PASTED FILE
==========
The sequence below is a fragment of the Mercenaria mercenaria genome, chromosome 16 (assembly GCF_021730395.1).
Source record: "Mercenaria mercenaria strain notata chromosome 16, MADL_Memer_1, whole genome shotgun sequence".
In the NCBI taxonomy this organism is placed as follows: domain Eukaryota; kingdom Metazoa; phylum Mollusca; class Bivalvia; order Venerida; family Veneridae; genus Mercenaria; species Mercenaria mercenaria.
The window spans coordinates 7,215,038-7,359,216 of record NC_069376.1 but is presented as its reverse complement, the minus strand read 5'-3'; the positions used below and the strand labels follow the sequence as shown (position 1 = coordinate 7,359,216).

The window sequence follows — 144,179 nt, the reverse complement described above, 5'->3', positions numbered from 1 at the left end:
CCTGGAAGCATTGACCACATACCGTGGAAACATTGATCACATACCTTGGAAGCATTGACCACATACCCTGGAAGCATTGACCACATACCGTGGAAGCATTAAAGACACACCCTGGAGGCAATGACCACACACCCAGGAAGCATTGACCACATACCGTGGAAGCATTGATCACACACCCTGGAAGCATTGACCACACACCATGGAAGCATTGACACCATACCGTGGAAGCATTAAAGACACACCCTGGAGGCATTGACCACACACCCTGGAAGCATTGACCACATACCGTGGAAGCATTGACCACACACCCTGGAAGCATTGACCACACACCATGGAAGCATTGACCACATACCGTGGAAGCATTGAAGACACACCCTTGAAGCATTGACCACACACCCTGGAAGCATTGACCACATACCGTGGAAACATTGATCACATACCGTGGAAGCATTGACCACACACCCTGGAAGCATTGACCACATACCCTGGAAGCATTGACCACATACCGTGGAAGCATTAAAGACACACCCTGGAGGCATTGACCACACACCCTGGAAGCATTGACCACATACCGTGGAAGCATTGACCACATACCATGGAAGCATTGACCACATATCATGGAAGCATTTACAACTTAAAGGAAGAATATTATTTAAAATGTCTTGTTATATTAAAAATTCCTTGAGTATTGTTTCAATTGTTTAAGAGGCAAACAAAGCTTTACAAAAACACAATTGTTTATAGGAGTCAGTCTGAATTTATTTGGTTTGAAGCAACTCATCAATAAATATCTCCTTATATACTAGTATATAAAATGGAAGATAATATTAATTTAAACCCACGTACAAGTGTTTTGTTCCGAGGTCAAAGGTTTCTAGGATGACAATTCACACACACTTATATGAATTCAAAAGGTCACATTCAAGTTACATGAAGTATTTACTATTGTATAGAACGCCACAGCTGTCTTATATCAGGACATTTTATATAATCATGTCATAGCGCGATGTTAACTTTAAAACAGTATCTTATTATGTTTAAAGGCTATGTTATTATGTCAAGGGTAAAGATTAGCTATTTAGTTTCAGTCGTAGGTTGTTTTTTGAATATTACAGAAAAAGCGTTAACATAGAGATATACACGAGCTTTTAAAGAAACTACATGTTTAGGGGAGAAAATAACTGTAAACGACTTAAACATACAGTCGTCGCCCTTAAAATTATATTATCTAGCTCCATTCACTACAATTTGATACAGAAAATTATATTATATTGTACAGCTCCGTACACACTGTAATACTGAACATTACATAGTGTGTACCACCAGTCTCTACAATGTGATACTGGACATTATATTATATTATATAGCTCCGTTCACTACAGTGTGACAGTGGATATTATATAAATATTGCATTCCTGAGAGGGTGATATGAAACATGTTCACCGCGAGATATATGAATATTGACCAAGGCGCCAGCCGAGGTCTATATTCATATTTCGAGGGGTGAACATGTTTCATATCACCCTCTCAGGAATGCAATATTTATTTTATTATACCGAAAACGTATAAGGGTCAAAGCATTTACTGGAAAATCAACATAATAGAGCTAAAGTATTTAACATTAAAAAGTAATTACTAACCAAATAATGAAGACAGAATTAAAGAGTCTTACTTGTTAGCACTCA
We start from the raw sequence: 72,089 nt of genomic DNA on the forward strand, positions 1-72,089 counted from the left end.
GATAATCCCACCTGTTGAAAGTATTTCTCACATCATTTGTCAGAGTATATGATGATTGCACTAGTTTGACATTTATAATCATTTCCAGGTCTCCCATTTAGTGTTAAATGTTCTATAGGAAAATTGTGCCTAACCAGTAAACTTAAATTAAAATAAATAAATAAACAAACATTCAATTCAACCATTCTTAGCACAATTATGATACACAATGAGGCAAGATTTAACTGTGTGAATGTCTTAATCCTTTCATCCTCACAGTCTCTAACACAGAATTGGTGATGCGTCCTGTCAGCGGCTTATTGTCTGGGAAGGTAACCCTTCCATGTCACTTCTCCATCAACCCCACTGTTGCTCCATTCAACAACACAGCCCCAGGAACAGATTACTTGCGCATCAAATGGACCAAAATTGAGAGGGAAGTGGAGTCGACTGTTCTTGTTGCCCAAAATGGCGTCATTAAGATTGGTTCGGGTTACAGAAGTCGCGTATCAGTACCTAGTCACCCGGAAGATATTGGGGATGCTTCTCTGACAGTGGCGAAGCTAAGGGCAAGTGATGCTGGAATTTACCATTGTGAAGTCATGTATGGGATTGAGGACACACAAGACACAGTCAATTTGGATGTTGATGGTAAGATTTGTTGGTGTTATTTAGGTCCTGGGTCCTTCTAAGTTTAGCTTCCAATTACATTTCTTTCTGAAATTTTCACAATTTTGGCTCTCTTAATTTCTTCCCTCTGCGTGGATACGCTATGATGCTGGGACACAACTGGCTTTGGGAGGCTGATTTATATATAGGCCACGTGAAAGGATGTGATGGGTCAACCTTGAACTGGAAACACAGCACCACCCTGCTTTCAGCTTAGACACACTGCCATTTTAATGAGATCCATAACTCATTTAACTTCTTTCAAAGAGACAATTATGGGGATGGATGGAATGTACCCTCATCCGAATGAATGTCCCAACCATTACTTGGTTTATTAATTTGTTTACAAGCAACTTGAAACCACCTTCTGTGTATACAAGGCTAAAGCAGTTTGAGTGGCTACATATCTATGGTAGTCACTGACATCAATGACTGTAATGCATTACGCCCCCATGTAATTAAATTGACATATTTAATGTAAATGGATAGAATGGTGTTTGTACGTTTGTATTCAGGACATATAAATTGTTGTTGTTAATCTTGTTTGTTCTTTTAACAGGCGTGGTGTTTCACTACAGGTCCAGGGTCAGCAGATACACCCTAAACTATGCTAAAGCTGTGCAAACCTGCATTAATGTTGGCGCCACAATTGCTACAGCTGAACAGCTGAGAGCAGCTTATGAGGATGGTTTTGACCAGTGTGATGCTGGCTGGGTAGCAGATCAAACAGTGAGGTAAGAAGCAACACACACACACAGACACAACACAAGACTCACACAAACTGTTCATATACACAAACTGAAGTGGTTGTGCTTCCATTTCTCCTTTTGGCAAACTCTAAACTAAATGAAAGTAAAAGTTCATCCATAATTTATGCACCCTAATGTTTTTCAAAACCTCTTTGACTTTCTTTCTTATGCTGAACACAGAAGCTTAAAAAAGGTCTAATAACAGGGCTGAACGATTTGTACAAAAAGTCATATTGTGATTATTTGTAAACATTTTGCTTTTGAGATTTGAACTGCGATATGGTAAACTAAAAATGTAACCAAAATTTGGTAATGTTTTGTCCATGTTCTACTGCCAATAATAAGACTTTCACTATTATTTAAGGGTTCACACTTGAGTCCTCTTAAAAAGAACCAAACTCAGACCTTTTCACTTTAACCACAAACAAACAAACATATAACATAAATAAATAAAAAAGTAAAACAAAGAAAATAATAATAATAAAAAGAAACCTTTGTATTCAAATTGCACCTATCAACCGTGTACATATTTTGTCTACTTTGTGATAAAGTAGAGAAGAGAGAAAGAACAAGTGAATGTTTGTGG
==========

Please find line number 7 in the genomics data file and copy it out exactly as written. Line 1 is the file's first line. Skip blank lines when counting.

We start from the raw sequence: 72,089 nt of genomic DNA on the forward strand, positions 1-72,089 counted from the left end.